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Bach, Kapustin : Œuvres pour piano. Imorde.
Format : 1 CD Digipack

Label : Berlin Classics
Catalog No. : 0301407BC
EAN : 0885470014074
Price Code : DM021A

Publishing Year : 2020
Release Date : 01/04/2020

Genre : Classical
Johann Sebastian Bach (1685-1750)
Concerto en ré mineur, BWV 974
D'après le Concerto pour hautbois, S Z799 de Marcello
Pastorale en fa majeur, BWV 590 (arr. Dinu Lipatti)
Toccata en mi mineur, BWV 914
Le Clavier bien tempéré, Livre II (extraits)
Prélude et Fugue en do dièse majeur, BWV 872
Prélude et Fugue en si majeur, BWV 892
Invention n° 6 en mi majeur, BWV 777
Concerto en ré majeur, BWV 972
D'après le Concerto pour violon, RV 230 de Vivaldi

Nikolai Kapustin (1937-)
24 Préludes Jazz, op. 53 (extraits)
Prélude n° 4
Prélude n° 5
Prélude n° 9
Prélude n° 23
8 Concerts études, op. 40 (extraits)
Etude n° 6
Etude n° 3
Prélude et Fugue n° 22, op. 82
Invention n° 9, op. 73
Sonatina, op. 100
Moon Rainbow, op. 161
Contemplation, op. 47

Luisa Imorde, piano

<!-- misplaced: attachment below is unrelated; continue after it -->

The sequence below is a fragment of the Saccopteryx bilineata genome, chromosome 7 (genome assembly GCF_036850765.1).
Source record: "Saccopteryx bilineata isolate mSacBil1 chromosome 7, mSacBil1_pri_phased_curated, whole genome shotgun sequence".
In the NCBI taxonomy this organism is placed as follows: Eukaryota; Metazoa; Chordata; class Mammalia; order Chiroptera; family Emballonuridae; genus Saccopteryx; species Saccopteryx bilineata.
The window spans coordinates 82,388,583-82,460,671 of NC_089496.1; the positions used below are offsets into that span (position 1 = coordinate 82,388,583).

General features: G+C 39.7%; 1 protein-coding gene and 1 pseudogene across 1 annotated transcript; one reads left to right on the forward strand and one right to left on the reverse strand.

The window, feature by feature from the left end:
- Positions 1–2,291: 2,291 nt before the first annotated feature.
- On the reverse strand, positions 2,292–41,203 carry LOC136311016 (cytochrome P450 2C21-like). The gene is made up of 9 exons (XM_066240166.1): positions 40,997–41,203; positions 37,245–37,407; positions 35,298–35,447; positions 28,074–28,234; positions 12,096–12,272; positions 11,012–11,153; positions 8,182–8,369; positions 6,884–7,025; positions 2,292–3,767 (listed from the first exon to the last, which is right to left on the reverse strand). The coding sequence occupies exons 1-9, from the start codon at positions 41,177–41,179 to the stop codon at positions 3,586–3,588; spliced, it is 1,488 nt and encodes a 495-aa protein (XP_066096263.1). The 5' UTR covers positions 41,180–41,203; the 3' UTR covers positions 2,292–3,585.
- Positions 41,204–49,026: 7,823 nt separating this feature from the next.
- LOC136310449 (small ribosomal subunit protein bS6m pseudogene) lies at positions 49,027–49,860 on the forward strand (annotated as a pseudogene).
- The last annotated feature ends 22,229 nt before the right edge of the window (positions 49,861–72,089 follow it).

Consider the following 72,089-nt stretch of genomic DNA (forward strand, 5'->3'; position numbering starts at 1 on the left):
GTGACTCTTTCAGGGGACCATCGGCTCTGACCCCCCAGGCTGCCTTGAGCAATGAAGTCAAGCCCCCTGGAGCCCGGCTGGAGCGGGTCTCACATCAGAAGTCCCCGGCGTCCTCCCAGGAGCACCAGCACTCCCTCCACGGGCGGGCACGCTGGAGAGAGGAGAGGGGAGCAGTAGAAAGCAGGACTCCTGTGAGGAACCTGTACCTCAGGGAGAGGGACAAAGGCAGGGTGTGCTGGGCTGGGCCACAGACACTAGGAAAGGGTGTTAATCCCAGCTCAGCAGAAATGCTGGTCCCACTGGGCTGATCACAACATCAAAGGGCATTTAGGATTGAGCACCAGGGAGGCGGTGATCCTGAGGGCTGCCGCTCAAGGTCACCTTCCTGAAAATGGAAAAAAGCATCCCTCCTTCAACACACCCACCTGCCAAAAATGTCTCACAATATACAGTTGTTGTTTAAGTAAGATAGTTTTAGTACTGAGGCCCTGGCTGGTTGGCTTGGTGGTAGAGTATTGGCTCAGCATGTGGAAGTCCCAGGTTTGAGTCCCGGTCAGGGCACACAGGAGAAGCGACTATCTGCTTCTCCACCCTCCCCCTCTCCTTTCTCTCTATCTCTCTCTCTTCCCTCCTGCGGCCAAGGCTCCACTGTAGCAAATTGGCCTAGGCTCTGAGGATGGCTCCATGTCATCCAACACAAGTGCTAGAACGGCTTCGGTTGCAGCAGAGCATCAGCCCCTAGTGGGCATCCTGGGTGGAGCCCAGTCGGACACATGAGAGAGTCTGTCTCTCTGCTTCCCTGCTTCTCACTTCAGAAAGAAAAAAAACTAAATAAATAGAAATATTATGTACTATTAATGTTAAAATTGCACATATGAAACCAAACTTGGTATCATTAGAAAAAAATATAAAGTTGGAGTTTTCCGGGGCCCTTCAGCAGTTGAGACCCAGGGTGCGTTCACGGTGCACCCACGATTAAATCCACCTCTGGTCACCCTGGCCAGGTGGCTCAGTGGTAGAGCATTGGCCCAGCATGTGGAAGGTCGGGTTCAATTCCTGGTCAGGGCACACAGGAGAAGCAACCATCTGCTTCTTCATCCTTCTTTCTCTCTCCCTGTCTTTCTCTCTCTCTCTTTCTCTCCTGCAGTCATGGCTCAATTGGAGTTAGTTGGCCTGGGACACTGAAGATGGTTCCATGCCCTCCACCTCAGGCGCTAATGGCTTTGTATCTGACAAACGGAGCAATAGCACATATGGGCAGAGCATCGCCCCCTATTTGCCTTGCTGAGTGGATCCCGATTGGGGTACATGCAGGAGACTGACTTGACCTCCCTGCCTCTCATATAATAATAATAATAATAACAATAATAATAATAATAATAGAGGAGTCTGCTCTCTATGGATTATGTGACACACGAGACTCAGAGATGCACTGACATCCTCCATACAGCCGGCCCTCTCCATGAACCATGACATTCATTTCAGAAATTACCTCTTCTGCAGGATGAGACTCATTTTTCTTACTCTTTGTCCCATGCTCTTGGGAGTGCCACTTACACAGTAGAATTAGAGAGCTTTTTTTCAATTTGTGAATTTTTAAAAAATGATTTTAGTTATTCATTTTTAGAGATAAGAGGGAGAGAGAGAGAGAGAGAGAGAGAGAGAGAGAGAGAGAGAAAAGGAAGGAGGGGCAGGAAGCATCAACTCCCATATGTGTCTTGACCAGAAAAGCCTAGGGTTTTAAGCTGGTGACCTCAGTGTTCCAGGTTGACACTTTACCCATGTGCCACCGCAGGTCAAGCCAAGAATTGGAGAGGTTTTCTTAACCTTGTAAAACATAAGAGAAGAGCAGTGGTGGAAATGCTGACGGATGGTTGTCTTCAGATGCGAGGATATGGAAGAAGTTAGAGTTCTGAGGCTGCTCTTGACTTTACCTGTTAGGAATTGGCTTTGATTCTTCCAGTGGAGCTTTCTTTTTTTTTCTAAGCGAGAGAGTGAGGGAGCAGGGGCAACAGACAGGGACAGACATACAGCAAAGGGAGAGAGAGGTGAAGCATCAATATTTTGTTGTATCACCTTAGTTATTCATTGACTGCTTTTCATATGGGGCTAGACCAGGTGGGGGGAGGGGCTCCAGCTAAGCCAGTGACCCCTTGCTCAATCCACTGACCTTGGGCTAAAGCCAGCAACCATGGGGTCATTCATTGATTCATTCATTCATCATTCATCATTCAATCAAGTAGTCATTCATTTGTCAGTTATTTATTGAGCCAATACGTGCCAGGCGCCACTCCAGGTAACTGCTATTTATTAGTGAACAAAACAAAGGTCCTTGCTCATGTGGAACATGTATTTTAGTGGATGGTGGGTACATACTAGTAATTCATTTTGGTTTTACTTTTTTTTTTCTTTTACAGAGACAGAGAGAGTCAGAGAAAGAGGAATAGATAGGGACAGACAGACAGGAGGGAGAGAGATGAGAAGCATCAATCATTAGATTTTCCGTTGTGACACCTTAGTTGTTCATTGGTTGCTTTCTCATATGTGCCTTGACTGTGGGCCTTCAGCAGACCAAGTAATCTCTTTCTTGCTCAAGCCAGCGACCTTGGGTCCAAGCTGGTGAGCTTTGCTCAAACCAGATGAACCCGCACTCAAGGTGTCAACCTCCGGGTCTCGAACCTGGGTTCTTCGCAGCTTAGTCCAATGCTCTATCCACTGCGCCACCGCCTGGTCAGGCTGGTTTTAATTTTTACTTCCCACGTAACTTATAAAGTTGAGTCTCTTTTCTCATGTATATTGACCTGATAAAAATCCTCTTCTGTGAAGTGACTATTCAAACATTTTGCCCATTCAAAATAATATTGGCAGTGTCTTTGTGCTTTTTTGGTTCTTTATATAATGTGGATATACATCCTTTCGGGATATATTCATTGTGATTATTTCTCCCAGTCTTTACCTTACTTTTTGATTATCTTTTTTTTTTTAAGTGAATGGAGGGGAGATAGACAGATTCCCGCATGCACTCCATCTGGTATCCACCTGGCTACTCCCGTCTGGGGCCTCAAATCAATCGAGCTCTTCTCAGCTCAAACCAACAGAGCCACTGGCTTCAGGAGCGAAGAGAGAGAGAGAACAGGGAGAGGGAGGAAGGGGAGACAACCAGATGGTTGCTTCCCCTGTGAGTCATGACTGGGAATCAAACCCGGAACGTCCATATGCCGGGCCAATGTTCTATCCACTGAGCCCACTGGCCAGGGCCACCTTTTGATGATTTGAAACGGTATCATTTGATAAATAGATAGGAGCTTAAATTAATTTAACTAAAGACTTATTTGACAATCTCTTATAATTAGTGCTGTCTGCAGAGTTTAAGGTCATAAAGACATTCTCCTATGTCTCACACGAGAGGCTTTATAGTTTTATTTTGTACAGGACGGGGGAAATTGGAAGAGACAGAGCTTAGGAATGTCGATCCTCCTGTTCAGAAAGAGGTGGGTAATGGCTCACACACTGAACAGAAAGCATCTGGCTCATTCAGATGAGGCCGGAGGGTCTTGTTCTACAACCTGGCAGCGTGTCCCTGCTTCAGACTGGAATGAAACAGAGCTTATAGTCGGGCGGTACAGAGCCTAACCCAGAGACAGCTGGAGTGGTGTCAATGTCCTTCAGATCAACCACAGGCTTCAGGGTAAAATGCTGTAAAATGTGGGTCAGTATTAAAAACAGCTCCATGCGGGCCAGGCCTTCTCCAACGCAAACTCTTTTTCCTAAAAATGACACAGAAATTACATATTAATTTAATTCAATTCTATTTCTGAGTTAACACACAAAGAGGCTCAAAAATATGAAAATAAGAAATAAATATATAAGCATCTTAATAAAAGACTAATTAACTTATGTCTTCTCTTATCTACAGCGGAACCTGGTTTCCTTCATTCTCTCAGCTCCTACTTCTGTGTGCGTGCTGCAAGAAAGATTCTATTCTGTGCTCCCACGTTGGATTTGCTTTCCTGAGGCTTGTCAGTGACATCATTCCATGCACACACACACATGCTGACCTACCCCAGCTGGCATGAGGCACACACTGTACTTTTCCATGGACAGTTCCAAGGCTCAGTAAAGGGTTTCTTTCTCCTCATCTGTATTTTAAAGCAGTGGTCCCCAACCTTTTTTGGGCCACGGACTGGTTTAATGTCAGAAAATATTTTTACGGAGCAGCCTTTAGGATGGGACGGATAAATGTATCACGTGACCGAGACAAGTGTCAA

Pianist Luisa Imorde loves innovative combinations: following on from circus dances by Schumann and Widmann and the affair of honour between Woelfl and Beethoven, she now prepares to cast light on Johann Sebastian Bach and Nikolai Kapustin. This is an album whose spectrum ranges from Baroque counterpoint through to polyrhythmic jazz sounds. They could hardly be further apart: Bach and Kapustin lived 250 years apart and on two different continents. One is the indisputable supremo of European classical music, the other a Russian composer known only to a few aficionados in central Europe, someone who transforms musical jazz sequences into formal, classical structures. On Moon Rainbow they alternate. “There is no established listening convention for this. The result is a foundation of literally unheard sounds, which makes it possible to hear anew – so to speak – a familiar old piece by Bach in this new context,” explains Imorde. Nikolai Kapustin is hardly a household name, even in Europe. Born in 1937 in Horlivka in what was then the Ukrainian Soviet Socialist Republic, the composer and pianist began pouring improvisatory ideas into forms that were well known in the Baroque era.What he wrote sounded like virtuoso jazz, yet every single note, every accent and all the dynamics are clearly defined. Preludes, Fugues, Inventions – even at this level, everything ultimately leads to Bach. And what Luisa Imorde says of Kapustin can also be related to Bach: “I can’t remember when I played music that was more intelligently and humorously constructed. It is incredibly interlocked and so rhythmically multi-layered that I sometimes feel as if I need to split my head from my hands in order to follow every line, every voice.” She is the first one to record the piece Moon Rainbow, which lends its name to the album: “In comparison to the other compositions by Kapustin, Moon Rainbow is very varied. The piece develops a very rich fabric of tonal colours. That too is why the title is so perfect for the work.” It did not take long for her to decide that the album itself should take that title; she figures that just as Kapustin is barely known, most people have no idea of the existence of moon rainbows, yet both are worth discovering. She wishes to encourage listeners to read between the lines: “When a piece by Bach dies away and a work by Kapustin begins, there is a magical moment, because just in that short space of time it’s not clear where the music will go next.”

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